Detachment 404 was formed to help coordinate intelligence collection and operations of covert organizations like the OSS and British Special Operations Executive (SOE) in the Far East. Detachment 404 also recruited indigenous personnel from enemy-controlled areas to be reinserted as trained agents via submarines. In addition, it established coast watchers to gather meteorological and topographical shoreline data, record tide tables, report on Japanese shipping, and arrange for the rescue of downed Allied pilots. Located in what is now Sri Lanka, Detachment 404 worked with Admiral Lord Louis Mountbatten’s predominately-British Southeast Asia Command (SEAC).
Detachment 404’s area of responsibility was huge—the Andaman Islands, India, Indonesia, Malaya, Sumatra, Thailand, and parts of Burma and French Indo-China (Vietnam). Thailand, an occupied and unwilling Japanese ally, offered the most potential for OSS operations. High-ranking Thai politicians enabled Special Operations (SO) and Secret Intelligence (SI) teams to infiltrate in late 1944. These teams collected volumes of intelligence and trained a guerrilla force, but the war ended before they could be employed The OSS support generated such positive feelings towards the U.S. that President Dwight D. Eisenhower appointed William J. Donovan to be his Ambassador to Thailand in 1953.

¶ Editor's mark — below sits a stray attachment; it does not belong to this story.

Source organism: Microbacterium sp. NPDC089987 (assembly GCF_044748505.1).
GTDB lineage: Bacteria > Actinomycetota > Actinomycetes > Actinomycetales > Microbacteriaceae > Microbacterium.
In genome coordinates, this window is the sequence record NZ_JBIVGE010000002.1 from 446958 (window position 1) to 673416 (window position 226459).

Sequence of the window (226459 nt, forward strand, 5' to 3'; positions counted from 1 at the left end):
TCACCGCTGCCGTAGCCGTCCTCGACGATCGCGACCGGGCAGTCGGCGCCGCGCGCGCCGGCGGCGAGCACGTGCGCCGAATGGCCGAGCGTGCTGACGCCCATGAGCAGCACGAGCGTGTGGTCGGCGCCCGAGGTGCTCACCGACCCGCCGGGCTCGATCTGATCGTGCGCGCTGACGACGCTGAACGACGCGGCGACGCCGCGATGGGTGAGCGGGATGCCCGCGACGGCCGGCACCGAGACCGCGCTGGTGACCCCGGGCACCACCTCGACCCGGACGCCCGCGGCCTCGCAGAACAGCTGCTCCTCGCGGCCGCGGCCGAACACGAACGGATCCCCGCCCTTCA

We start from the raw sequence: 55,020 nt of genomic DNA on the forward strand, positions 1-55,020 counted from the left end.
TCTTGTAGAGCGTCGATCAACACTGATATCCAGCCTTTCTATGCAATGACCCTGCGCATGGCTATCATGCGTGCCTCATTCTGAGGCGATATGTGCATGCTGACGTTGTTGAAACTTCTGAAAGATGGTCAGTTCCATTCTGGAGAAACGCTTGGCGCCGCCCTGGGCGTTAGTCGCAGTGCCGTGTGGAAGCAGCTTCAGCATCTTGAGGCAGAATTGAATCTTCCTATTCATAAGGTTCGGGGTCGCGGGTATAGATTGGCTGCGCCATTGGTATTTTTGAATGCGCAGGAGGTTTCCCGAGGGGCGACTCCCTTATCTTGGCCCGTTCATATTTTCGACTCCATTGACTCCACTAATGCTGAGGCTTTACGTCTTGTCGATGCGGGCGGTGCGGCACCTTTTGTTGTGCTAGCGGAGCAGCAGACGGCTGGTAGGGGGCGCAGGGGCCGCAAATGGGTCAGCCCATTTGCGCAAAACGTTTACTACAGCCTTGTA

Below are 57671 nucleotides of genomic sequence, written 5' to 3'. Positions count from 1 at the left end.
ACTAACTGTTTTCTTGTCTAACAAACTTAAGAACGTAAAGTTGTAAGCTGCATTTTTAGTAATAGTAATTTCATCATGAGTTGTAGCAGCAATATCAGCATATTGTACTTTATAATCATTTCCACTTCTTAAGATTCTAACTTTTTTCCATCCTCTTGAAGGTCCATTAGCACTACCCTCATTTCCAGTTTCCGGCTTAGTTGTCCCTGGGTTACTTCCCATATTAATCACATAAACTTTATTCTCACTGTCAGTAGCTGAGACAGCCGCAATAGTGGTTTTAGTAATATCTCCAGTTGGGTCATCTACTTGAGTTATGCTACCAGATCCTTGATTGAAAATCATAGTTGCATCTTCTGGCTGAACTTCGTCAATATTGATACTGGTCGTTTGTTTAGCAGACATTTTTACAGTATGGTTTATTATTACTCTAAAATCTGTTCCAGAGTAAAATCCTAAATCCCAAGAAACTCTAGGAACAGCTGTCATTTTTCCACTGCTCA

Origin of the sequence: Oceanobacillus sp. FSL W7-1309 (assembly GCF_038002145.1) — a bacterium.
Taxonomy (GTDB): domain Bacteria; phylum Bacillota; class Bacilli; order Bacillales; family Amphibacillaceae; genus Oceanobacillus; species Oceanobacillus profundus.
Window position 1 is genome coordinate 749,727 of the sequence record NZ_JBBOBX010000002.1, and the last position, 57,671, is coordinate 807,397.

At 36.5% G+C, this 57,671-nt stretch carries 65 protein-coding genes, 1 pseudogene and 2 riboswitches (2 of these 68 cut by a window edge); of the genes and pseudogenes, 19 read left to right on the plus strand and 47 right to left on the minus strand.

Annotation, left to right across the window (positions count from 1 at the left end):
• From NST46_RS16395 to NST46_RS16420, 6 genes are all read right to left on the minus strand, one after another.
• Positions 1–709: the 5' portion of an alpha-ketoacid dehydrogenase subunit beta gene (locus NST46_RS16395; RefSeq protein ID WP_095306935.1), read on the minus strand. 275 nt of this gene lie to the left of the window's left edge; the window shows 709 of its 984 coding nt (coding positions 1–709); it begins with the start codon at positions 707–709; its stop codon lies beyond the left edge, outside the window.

The Arakan Field Unit (AFU) of Detachment 404 was a 175-man element that contained SI personnel, Operational Groups (OG) and the Maritime Unit (MU). It was employed along the Burma Coast to assist the XV Indian Corps of the British XIV Army. In February 1945, Detachment 101 assumed operational control of the AFU. OG and MU personnel jointly conducted reconnaissance missions along the Arakan coast and up its numerous inlets and rivers. While helping liberate Rangoon, AFU elements collected considerable intelligence. These accomplishments in a highly political environment demonstrated how the OSS persevered and adapted to accomplish all missions.